After worship, the night was just beginning as there was still one task to complete as a group … capture the mattress, a game similar to capture the flag but with a bulky mattress.

Reflecting on the event, sophomore Gwen said, “I am so thankful that [we were] able to have this retreat. It was fun watching our classmates grow and bond together as a group through shared experiences.”

–RMCNews with MHANews; photos supplied

08 Sep


By Nate Elias — Have you ever changed the thinking of someone on a social media debate? I rarely see in-person debates sway a person’s opinion let alone an online debate. Yet Christians have joined the social media debates (or more likely online wars) of opinion.

When God incarnate, made his earthly presence, he entered into a world of debate. The Jewish nation all wanted the same thing, freedom from Rome. The Jews developed factions based on their opinions concerning solutions to their occupation.

Considering the people Jesus invited into his circle of influence, Jesus wasn’t oblivious to the debate in Israel. Jesus included James and John, the sons of thunder (Mark 3:16), who believed in the violent overthrow of Rome. Then there is Matthew the tax collector (Matthew 9:9). He didn’t even keep fighting against Rome; he joined Rome. In between the two extremes were the Jewish religious leaders trying to work with and against Rome.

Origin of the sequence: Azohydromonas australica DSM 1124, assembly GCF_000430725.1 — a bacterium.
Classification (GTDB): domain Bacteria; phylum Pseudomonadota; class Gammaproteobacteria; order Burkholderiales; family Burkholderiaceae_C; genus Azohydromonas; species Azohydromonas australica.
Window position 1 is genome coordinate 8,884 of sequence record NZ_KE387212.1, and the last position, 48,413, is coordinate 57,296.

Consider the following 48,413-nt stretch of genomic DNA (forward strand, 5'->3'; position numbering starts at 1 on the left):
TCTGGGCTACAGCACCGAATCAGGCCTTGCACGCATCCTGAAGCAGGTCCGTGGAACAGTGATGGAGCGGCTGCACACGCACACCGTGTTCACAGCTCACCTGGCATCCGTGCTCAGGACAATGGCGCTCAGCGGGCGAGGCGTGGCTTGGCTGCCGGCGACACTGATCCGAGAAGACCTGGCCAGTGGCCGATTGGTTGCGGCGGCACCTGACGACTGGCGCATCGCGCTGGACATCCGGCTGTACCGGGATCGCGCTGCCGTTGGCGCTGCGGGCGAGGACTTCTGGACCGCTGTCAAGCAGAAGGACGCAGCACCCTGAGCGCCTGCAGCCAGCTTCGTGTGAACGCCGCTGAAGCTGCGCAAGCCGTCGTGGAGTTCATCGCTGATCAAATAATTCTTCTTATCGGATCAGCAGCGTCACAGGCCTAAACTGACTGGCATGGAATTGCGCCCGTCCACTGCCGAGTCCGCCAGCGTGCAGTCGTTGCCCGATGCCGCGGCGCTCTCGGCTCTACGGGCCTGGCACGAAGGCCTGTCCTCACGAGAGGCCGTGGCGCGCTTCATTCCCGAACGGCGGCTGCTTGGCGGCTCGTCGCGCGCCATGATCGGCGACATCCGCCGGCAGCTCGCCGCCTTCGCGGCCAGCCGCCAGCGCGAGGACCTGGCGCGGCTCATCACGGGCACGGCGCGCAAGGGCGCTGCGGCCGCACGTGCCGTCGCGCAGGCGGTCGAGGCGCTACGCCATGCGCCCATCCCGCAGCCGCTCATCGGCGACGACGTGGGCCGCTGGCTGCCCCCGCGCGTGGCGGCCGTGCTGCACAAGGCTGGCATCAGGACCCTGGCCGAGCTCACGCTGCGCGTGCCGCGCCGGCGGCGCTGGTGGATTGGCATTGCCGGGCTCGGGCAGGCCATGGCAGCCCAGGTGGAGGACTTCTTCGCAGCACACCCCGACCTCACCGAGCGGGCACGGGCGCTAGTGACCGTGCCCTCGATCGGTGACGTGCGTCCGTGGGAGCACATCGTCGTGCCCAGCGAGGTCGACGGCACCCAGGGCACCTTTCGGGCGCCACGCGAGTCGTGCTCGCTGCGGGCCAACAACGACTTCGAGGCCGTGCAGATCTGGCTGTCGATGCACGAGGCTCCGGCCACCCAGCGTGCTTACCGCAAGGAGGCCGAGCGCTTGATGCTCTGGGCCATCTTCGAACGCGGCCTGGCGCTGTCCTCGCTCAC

It would make sense that with this much debate and conflict that Jesus would have spent a significant amount of time expressing his position and debating against one side or the other in the conflict. Yet there are only a few minor references to Jesus even acknowledging the debate was taking place. How could Jesus separate himself from the constant battle while still bringing individuals from both extremes of the debate into his community?


As I consider our current struggle of existing with Covid 19 and all its variants, I wonder how Jesus would handle the debate? Would Jesus pick a side? Would he get on social media and post opinions? How would Jesus bring the church, his body here on planet earth, together when so divided by “facts” and “opinions?”

The Jewish community had a confession of their faith, Shema, that was part of their daily worship experience. “Love the Lord your God” (Deuteronomy 6:5). Jesus stated this as the greatest command of God. He then followed up with, “Love your neighbor as yourself” (Matthew 22:37-39). While the Jews bickered over the oppression of Rome, Jesus sought to redirect the Jewish focus to what it meant to love God and love each other. While the Jews fought against each other over salvation from Rome, Jesus brought eternal salvation from sin.